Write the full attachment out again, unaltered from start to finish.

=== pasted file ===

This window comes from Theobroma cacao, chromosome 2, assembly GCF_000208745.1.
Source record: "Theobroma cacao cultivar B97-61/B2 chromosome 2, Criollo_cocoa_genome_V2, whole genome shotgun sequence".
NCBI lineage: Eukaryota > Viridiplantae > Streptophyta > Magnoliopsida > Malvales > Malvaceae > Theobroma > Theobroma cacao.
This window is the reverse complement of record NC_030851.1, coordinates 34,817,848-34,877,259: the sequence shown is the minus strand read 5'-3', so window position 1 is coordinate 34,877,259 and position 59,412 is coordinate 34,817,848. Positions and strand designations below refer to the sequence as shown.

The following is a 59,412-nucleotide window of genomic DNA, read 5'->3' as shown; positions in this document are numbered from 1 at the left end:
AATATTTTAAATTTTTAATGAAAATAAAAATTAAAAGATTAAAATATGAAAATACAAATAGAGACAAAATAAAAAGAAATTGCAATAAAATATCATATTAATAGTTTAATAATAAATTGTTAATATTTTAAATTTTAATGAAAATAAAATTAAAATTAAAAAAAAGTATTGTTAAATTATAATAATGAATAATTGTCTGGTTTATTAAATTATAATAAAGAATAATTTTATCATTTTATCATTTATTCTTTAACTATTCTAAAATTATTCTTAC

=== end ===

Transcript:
This window comes from Theobroma cacao, chromosome 2, assembly GCF_000208745.1.
Source record: "Theobroma cacao cultivar B97-61/B2 chromosome 2, Criollo_cocoa_genome_V2, whole genome shotgun sequence".
NCBI lineage: Eukaryota > Viridiplantae > Streptophyta > Magnoliopsida > Malvales > Malvaceae > Theobroma > Theobroma cacao.
This window is the reverse complement of record NC_030851.1, coordinates 34,817,848-34,877,259: the sequence shown is the minus strand read 5'-3', so window position 1 is coordinate 34,877,259 and position 59,412 is coordinate 34,817,848. Positions and strand designations below refer to the sequence as shown.

The following is a 59,412-nucleotide window of genomic DNA, read 5'->3' as shown; positions in this document are numbered from 1 at the left end:
AATATTTTAAATTTTTAATGAAAATAAAAATTAAAAGATTAAAATATGAAAATACAAATAGAGACAAAATAAAAAGAAATTGCAATAAAATATCATATTAATAGTTTAATAATAAATTGTTAATATTTTAAATTTTAATGAAAATAAAATTAAAATTAAAAAAAAGTATTGTTAAATTATAATAATGAATAATTGTCTGGTTTATTAAATTATAATAAAGAATAATTTTATCATTTTATCATTTATTCTTTAACTATTCTAAAATTATTCTTAC